The Phuket King’s Cup: The genesis of a regatta

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It was in June, 1986, when a number of leading lights in the Thai sailing fraternity came together – with an idea: A regatta for our King who would turn 60 the following year and the event to be held in Phuket, previously untouched by a sail-fest of such significance.

Chris J. King, who at the time was Commodore of the Royal Varuna Yacht Club in Pattaya, was joined by such yachting stalwarts as Dr. Rachot Kanjana-Vanit, Albert T. Chandler, William Gason and Adolph Knees, who all gratefully accepted architect M.L. Tridhosuth Devakul’s offer to designate his newly-opened Phuket Yacht Club Hotel on beautiful Nai Harn Beach as the new Regatta’s “home”.

The beautiful nine-sail design Phuket King’s Cup. The beautiful nine-sail design Phuket King’s Cup.

What better way to launch simultaneously the new hotel and the new King’s Cup – and Mom Tri’s generosity in hosting the event ran for another 10 years.  It was certainly the determination, generosity and vision of Mom Tri which played a major part in raising the regatta to its now highly-regarded world-class status.

Logistics were a determining factor in the early days.  For example, what types of boats, race management, safety and security, approval of the Provincial Government and, of course, a petition to HM the King to bestow his blessing as Royal Patron of the new venture and to graciously bestow the permanent King’s Cup Regatta trophy.

At the opening event in 1987 a motley collection of itinerant keel boats and catamarans, either based in or passing through Phuket, dinghies shipped overland from the Royal Varuna Yacht Club in Pattaya, and various other craft, such as those berthed at various centres around Phuket’s shores, were cajoled into joining in.

The fleets were divided into three main centres, ranging from Nai Harn Bay, the Meridien, the Club Med and the Pansea Resort in Surin to the north.

There were keelboats, beach-launched and ocean-going catamarans, Laser dinghies and even wind-surfers.  Over the years some of these classes have been dropped, due mainly to difficulties of transportation.

The popularity of the Regatta can be judged best from the fact that many of the competitors over the years, have become “Regatta Recidivists”, coming back year after year from the four corners of the world to take part in this marvelous festival of yacht-racing.  In some cases, it is “simply to forget about life for a while” in the superb, stress-free ambience of Thailand’s island province.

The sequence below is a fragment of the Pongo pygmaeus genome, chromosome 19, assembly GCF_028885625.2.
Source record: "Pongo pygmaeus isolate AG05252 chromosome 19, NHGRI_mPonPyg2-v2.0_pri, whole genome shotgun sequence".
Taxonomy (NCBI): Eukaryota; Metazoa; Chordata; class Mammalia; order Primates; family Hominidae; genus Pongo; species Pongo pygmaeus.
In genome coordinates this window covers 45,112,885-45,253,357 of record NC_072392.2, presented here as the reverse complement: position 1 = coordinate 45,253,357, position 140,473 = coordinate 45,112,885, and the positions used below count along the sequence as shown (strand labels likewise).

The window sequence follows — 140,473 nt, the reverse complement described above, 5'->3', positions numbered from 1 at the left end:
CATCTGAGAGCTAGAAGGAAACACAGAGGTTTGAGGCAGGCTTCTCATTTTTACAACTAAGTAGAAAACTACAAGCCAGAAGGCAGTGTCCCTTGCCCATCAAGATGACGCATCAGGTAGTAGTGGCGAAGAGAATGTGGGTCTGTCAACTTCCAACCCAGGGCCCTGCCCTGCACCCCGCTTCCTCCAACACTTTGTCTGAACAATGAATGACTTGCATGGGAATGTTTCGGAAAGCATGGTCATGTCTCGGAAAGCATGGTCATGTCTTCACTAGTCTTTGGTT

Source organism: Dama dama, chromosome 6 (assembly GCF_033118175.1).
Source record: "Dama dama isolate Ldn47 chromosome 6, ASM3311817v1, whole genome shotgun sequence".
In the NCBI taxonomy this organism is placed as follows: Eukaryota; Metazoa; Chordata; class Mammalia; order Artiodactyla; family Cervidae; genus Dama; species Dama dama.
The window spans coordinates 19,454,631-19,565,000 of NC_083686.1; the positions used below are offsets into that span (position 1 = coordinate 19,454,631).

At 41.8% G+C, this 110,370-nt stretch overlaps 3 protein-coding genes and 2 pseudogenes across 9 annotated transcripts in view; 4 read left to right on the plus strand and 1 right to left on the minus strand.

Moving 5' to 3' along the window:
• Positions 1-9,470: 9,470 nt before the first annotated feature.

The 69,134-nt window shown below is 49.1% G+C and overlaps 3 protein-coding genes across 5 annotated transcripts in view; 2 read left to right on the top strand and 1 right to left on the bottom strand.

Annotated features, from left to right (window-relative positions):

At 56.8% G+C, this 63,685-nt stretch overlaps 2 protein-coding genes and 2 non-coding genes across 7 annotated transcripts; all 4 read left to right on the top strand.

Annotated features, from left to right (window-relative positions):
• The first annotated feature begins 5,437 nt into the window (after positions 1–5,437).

Throughout the almost three decades of the regatta, the composition of the fleets has changed markedly, and now, with so much interest in sailing and yacht-racing among Thailand’s juniors, some of whom are competing at world championship level, the regatta committee has installed the Phuket Dinghy Series, which, since its introduction in 2010, has inspired the youth in Southern Thailand to take up sailing.

This Series has featured in four Phuket King’s Cup Regattas to date and has become a popular sailing clinic for young sailors (under 15 years old), offering a solid coaching content and fostering friendship amongst participants from various sailing clubs.

Kevin Whitcraft, President of the Phuket King’s Cup Regatta Organising Committee, said, “The Phuket Dinghy Series brings many new Thai sailing talents into the arena of competitive youth sailing.  It serves as an accessible means of competition for young sailors to prepare them for the international stage and the Phuket King’s Cup Regatta.  I would like to thank our sponsor, PTT Global Chemical, for their highly valuable support of the Phuket Dinghy Series, and the company’s assistance in growing the awareness of sailing sport in Thailand.”

The Phuket Dinghy Series, which is held over several weekends in October and November, is now firmly an integral part of the Phuket King’s Cup Regatta, and the winners of each class will receive a Royal Award to be presented along with other Regatta class winners at the Kata Beach Resort and Spa on 6 December 2013.

His Majesty the King’s personal representative, Admiral Usni Pramoj, himself also a “Regatta Recidivist” having officiated at all the regattas (with the exception of 1988 and 1989), will once more preside over the Awards Ceremonies this year.

Each year, the overall Regatta winner receives the splendid permanent trophy, designed by Mom Tri Devakul.  The trophy is impregnated with the number nine, representing His Majesty as the Ninth ruler of the Chakri Dynasty.  Nine “sails” in burnished metal, emanate from a silver column placed upon a base mirroring the sea.  Atop this vertical column is a replica of the symbol of the King, known in Thai as the “Tra Sanyalak”, emblazoned with His Majesty’s initials and topped with the royal crown.

Over 100 craft of all shapes and sizes will be competing from Nov. 30 – Dec. 6 off Kata Beach in Phuket.Over 100 craft of all shapes and sizes will be competing from Nov. 30 – Dec. 6 off Kata Beach in Phuket.

When one looks at pictures of the famous – and one might say quite ugly -“America’s Cup” trophy, fought over for almost 160 years in the hallowed halls of international yacht racing, the Phuket King’s Cup Trophy stands out as a work of art, fashioned by a man with a most artistic temperament.

So, the 2013 Phuket Regatta is set to start, with somewhat upwards of 100 entries racing for line honours from Nov. 30 – Dec. 6 off Kata Beach, and the international body which controls such big events has approved three judges from the America’s Cup judging panel, “La crème de la crème” on the world scene.

With limited space this is, at best, a mini-overview of the regatta, but hopefully it’s one that gives a brief insight into an original idea that germinated and grew over 3 decades to the point where it now places Thailand – and Phuket in particular –in the vanguard of world sailing events.